Figure 1. Normal formation of IAS. (A) SP a sickle-shaped crest that descends from the roof of the primitive atrium. Opening between SP and ECC is OP. (B) SP fusing with ECC, perforation in the upper part of SP forms OS. New fold appears from roof as SS. (C) Opening between lower end of SS and upper end of SP is FO. ECC, endocardial cushion; FO, foramen ovale; IAS, inter atrial septum; OP, ostium primum; OS, ostium secundum; SP, septum primum; SS, septum secundum.

Figure 2. Developmental defects of IAS formation showing. (A) Excessive resorption of SP. (B): Absence of SS. (C) Absence of both SP and SS, leading to a common atrium or Cor triloculare biventriculare. (D) Showing large FO. (E) Showing ASD. ASD, atrial septal defect; IAS, inter atrial septum;O, foramen ovale; PV, pulmonary veins; RV, right ventricle; SP, septum primum; SS, septum secundum.

Figure 3. Elliptical shape of FOv. (A) Showing raised margin in whole circumference AFO. In upper part shows slit like recess or pouch (white arrows). In lower part a deep recess present (red arrows). (B) Raised margin is present only in upper and anterior part of FO with slit like recess or pouch (white arrows). Blue double headed arrow showing S and I view. AFO, annulus fossa ovalis; CSO, coronary sinus opening; FO, foramen ovale; FOv, fossa ovale; RV, right ventricle; I, inferior; S, superior.

Molecular regulation

After bicuspid aortic valve, Atrial septal defects (ASDs) are the most common congenital heart disorder (CHD) [5]. Transcription factors regulating cardiac morphogenesis are NKX2.5, TBX5, and GATA4 which are important for understanding the etiology of human CHD. In families with ASD, numerous point mutations in NKX2.5 have been identified [6]. TBX5 gene mutations result in Holt-Oram syndrome, which is characterized by cardiac anomalies, similar to those with Nkx2.5 mutations (atrial and ventricular septal defects), as well as preaxial limb abnormalities [7]. Mutations in the GATA4, a zinc-finger-containing protein, like the mutations of NKX2.5 and TBX5, cause similar atrial and ventricular septal defects in autosomal dominant non-syndromic human pedigrees [8]. FO occasionally may close prematurely during intrauterine life, which leads to massive hypertrophy of the RA and ventricle and underdevelopment of the left side of the heart. These babies usually do not survive [3].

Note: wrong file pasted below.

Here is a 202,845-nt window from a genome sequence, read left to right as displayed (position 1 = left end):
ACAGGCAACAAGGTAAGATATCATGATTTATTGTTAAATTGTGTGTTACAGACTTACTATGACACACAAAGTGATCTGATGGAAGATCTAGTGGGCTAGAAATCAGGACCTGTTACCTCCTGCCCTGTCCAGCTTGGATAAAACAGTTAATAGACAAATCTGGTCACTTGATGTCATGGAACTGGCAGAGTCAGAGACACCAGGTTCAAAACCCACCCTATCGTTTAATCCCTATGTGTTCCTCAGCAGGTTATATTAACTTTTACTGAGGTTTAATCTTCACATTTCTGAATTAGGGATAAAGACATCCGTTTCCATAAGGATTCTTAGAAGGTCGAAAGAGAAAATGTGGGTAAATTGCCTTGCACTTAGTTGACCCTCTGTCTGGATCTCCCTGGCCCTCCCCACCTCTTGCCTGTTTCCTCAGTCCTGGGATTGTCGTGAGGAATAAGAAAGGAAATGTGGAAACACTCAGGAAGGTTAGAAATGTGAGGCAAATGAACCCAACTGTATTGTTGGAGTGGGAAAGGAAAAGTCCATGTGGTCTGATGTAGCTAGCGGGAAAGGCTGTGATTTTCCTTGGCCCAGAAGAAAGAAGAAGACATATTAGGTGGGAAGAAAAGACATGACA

Clinical relevance

In approximately 15% to 35% of individuals probe patency of FOv may be present. But few clinical studies say that FO is found to be present to a varying degree, which leads to mixing of oxygenated and deoxygenated blood, causing various clinical and subclinical conditions like migraine, cryptogenic stroke, decompression sickness in divers, and platypnea orthodeoxia [9]. In various studies, the presence of Patent PFO is a leading cause of paradoxical embolism and of cerebral emboli in the stroke of unknown origin and transitory ischemic attack [10, 11].

During raised pressure in the right heart (Valsalva maneuver) in diving, squatting, coughing, there is the direct transfer of venous blood from RA to LA through PFO, which leads to the neurological events associated with a paradoxical embolism [12]. Association has been reported between the size of PFO, the magnitude of the right-to-left shunt, and the presence of atrial septal aneurysm with increased chances of cerebral stroke [13]. Data suggest that in the neurological events associated with PFO, interventional treatment is better than the medical treatment, where the Percutaneous Transcatheter Closure technique of PFO is preferred [14]. For a correct trans-septal catheterization technique, echocardiography is mandatory to localize the exact position of the fossa ovalis and to measure all other dimensions carefully before selecting the device.

Hence, morphometric analysis of FOv is potentially useful in guiding pediatric cardiac surgeons to correct ASD and as an aid for diagnosing prenatal narrowing or closure of FO [4]. The main aim of our study is to evaluate the morphology of FOv which will help the operating surgeons to know the exact location of FOv, its point of reference, and morphometric parameters to help them to assume precisely its dimensions for the selection of an appropriate device for closure of FOv defects.